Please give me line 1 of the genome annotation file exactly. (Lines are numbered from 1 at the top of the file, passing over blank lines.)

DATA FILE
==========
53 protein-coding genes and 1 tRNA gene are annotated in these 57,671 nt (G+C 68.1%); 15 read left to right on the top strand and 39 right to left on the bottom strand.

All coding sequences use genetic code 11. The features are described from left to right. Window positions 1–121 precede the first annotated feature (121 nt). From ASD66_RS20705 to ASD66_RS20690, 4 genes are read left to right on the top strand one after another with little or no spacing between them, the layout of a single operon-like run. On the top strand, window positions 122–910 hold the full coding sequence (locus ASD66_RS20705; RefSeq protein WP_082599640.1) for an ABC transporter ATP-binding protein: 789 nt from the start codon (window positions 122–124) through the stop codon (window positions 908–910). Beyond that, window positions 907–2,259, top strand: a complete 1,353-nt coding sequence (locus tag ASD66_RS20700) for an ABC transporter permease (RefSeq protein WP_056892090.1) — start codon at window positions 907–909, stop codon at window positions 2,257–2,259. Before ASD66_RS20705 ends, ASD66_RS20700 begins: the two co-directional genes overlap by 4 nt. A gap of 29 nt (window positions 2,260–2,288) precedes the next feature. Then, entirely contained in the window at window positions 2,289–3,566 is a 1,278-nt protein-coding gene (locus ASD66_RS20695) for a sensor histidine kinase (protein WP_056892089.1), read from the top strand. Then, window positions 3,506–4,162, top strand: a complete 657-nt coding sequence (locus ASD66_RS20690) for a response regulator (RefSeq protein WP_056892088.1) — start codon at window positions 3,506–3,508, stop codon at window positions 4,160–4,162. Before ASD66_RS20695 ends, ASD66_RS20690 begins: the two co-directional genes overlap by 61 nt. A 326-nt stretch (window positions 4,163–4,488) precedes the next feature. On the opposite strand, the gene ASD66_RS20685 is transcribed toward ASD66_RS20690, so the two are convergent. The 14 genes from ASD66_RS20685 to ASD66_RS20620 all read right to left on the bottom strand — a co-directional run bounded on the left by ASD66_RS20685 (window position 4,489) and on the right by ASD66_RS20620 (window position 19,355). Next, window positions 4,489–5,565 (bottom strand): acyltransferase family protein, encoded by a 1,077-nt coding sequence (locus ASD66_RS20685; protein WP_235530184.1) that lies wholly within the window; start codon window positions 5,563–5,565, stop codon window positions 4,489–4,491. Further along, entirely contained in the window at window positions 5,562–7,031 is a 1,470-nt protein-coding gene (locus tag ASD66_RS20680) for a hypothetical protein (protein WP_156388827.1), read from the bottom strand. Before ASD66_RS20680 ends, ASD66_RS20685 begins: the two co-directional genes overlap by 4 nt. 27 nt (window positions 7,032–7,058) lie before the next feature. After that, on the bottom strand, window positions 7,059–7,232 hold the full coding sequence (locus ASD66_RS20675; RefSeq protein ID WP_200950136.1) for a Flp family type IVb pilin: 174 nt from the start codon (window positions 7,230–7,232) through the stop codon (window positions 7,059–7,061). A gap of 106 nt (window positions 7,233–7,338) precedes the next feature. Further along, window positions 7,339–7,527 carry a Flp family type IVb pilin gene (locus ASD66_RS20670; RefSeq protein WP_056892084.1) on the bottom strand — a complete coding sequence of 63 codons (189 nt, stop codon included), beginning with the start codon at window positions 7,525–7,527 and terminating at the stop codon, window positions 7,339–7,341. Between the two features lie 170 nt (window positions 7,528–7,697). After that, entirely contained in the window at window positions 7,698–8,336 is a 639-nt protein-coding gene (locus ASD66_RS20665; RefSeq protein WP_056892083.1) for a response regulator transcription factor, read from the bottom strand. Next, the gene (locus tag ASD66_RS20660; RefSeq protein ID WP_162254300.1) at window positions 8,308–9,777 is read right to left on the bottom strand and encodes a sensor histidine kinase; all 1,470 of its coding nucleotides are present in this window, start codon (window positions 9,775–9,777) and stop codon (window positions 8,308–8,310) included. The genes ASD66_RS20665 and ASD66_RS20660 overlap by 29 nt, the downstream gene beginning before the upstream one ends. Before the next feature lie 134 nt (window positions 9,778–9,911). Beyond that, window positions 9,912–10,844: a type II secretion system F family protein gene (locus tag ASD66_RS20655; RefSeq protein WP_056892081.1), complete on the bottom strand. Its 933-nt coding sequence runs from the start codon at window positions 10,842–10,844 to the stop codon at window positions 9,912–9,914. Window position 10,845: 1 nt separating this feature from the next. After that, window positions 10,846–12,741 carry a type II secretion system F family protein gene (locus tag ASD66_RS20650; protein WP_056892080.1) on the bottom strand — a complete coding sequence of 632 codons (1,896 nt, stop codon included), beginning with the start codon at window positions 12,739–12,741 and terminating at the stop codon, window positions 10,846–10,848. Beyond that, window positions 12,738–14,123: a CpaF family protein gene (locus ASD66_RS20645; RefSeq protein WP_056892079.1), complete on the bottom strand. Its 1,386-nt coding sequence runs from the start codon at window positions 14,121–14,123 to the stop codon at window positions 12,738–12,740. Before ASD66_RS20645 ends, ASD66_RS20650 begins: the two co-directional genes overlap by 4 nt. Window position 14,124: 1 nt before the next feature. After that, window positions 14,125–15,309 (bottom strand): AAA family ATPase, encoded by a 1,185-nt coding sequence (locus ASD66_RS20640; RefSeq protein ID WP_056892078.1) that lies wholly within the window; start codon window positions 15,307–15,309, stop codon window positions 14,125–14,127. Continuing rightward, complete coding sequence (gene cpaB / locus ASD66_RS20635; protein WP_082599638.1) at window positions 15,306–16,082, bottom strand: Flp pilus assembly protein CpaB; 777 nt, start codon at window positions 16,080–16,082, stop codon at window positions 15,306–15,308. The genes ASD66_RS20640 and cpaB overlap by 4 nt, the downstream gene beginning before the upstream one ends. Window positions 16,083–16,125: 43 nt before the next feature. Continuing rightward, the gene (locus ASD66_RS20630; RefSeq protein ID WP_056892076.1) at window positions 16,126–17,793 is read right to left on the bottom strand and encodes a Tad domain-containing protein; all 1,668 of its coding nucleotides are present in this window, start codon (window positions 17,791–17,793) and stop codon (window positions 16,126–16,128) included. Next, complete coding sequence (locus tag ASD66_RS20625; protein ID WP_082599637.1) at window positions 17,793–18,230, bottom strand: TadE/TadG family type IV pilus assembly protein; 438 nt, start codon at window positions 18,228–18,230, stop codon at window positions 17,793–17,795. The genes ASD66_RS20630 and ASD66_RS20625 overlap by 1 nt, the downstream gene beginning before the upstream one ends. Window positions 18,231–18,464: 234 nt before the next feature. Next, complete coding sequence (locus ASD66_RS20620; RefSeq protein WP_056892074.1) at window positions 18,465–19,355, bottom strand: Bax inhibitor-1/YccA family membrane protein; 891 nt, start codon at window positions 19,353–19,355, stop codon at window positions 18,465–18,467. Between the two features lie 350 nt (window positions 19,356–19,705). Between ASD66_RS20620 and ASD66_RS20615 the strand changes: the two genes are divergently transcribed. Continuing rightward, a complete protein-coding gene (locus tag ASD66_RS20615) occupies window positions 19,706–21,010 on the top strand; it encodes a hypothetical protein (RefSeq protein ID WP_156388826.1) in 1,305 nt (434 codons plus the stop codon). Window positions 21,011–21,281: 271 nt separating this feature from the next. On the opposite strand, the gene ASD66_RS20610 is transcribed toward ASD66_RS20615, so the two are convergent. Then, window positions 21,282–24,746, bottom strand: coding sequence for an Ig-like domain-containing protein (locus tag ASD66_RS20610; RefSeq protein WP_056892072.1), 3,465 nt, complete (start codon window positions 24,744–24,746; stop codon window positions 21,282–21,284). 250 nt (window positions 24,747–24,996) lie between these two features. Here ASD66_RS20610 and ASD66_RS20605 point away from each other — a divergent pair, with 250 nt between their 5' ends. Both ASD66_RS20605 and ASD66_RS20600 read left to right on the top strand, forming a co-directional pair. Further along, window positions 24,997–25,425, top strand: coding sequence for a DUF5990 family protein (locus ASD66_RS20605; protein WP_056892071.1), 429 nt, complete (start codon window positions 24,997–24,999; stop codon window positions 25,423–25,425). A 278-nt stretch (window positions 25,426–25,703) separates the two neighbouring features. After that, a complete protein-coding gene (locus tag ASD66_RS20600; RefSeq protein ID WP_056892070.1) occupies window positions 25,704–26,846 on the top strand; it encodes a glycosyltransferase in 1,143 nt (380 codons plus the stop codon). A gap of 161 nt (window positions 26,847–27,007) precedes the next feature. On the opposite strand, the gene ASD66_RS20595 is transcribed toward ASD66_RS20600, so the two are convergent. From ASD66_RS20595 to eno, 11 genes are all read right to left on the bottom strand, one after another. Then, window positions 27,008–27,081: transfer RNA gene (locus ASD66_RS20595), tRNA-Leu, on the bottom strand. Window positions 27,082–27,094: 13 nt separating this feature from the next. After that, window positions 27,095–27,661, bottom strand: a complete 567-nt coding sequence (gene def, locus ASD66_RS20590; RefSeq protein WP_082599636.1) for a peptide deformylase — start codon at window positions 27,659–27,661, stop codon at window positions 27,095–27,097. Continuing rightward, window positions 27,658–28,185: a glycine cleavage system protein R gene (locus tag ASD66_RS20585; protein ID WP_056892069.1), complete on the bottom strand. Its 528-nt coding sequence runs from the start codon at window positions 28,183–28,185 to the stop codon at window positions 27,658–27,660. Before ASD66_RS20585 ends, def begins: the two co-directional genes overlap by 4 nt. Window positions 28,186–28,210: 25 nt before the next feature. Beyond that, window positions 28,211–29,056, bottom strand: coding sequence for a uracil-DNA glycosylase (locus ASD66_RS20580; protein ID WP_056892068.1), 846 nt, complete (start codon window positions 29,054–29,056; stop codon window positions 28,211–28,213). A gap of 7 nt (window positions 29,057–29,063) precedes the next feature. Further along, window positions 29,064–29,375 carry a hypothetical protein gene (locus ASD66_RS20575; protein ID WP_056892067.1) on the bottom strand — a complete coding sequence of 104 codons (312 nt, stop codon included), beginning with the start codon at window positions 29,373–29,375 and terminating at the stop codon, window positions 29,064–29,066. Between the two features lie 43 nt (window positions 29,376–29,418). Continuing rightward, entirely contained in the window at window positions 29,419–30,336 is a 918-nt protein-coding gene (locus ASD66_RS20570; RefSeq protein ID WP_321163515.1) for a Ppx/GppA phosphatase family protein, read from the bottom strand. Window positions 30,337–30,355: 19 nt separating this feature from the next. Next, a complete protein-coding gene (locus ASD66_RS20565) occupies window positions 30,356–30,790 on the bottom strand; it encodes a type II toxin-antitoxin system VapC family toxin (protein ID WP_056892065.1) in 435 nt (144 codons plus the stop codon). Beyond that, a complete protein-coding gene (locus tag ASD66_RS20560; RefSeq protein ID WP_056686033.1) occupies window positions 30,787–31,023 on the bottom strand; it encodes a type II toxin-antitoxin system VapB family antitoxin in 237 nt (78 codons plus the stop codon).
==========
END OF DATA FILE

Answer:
53 protein-coding genes and 1 tRNA gene are annotated in these 57,671 nt (G+C 68.1%); 15 read left to right on the top strand and 39 right to left on the bottom strand.